Amid a sweeping crackdown on dissent in Egypt, security forces have forcibly disappeared hundreds of people since the beginning of 2015, according to a new report from Amnesty International.

It's an "unprecedented spike," the group says, with an average of three or four people disappeared every day.

The Republican Party, as it prepares for its convention next week has checked off item No. 1 on its housekeeping list — drafting a party platform. The document reflects the conservative views of its authors, many of whom are party activists. So don't look for any concessions to changing views among the broader public on key social issues.

Many public figures who took to Twitter and Facebook following the murder of five police officers in Dallas have faced public blowback and, in some cases, found their employers less than forgiving about inflammatory and sometimes hateful online comments.

As Venezuela unravels — with shortages of food and medicine, as well as runaway inflation — President Nicolas Maduro is increasingly unpopular. But he's still holding onto power.

"The truth in Venezuela is there is real hunger. We are hungry," says a man who has invited me into his house in the northwestern city of Maracaibo, but doesn't want his name used for fear of reprisals by the government.

The wiry man paces angrily as he speaks. It wasn't always this way, he says, showing how loose his pants are now.

Ask a typical teenage girl about the latest slang and girl crushes and you might get answers like "spilling the tea" and Taylor Swift. But at the Girl Up Leadership Summit in Washington, D.C., the answers were "intersectional feminism" — the idea that there's no one-size-fits-all definition of feminism — and U.N. climate chief Christiana Figueres.

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Arizona Hispanics Poised To Swing State Blue

1 hour ago
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Editor's note: This report contains accounts of rape, violence and other disturbing events.

Sex trafficking wasn't a major concern in the early 1980s, when Beth Jacobs was a teenager. If you were a prostitute, the thinking went, it was your choice.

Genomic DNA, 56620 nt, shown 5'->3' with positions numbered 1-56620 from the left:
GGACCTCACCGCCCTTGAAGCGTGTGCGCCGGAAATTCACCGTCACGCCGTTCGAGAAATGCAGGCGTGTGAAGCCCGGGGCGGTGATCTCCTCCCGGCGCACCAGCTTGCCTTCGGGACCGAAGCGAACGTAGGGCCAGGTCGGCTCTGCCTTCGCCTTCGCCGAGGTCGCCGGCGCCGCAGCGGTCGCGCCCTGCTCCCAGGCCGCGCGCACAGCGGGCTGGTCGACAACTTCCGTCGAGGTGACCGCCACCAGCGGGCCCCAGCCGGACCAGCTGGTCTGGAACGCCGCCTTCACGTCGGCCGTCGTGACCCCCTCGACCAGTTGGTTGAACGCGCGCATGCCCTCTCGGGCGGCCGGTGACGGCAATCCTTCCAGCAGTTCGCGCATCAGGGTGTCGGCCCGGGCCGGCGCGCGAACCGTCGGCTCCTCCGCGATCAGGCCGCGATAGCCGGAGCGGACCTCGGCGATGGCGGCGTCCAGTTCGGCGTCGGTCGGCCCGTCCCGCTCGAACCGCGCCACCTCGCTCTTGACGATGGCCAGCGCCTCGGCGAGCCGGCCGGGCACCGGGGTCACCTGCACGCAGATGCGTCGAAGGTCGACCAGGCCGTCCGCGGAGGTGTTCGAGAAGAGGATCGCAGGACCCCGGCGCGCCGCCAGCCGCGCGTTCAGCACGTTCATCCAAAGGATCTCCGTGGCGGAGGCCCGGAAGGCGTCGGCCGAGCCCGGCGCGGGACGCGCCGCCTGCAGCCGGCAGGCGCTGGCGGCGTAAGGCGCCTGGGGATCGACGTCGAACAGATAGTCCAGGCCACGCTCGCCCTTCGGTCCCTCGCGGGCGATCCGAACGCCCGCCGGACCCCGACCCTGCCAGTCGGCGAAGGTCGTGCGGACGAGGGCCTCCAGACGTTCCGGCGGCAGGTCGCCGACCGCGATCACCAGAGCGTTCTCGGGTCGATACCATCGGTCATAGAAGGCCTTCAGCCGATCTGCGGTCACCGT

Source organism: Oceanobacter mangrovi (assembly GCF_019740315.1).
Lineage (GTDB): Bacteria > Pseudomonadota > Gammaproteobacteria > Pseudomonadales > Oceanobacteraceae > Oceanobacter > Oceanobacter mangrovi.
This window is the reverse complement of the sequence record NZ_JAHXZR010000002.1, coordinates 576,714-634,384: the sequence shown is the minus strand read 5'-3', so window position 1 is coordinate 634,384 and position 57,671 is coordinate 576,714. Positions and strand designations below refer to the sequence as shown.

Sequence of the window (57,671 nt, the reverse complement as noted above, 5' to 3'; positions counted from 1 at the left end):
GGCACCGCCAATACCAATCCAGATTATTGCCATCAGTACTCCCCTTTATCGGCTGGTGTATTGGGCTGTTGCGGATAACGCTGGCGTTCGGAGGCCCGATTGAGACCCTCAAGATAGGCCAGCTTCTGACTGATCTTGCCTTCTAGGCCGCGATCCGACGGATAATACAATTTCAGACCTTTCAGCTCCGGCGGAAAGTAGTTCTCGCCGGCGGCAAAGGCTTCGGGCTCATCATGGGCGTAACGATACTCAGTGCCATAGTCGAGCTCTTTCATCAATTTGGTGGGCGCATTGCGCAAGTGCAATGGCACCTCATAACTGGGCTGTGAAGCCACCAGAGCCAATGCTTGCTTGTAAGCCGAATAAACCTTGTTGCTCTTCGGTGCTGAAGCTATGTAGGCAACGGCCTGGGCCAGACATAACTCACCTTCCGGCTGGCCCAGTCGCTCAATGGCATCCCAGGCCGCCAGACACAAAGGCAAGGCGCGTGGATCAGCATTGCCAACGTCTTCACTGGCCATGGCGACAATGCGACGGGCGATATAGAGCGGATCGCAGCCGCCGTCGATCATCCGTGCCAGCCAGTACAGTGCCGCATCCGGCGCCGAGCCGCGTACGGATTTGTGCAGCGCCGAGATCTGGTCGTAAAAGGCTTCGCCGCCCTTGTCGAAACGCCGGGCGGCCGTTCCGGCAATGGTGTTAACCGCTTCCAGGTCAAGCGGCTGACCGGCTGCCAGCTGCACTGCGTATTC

Jacobs thought that too, right up until she came to, on the lot of a dark truck stop one night. She says she had asked a friendly-seeming man for a ride home that afternoon.

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Ex-Guatemalan President Extradited To U.S.

May 24, 2013

Former Guatemalan President Alfonso Portillo has been extradited to the United States, where he faces charges of laundering tens of millions of dollars through U.S. banks.

Portillo, who served as president from 2000 to 2004, was snatched from a hospital bed in Guatemala City, where he was recovering from liver surgery. He was placed on an airplane bound for New York, according to his lawyer, Mauricio Berreondo.

The former president is accused of laundering $70 million in Guatemalan funds through U.S. banks. He was taken from the military hospital on orders of Interior Secretary Mauricio Lopez Bonilla, Berreondo said.

"I blame the government for what could happen to him," the lawyer said. "Portillo is sick and there are several pending appeals."

"This decision is an important affirmation of the rule of law and due process in Guatemala," the U.S. Embassy in Guatemala said in a statement. "We commend the Guatemalan authorities in the strengthening of the rule of law and the fight against organized crime and corruption."

In 2009, a U.S. grand jury said Portillo should face charges and Guatemala's supreme court endorsed an extradition request that was rubber-stamped by then-President Alvaro Colom, Reuters reports.

Two years later, a Guatemalan court cleared Portillo of local embezzlement charges, but the U.S. extradition request stood.

The Associated Press reports that "in the U.S. case, Portillo allegedly deposited the money in Miami and transferred it to a Paris account in the name of his ex-wife and daughter."

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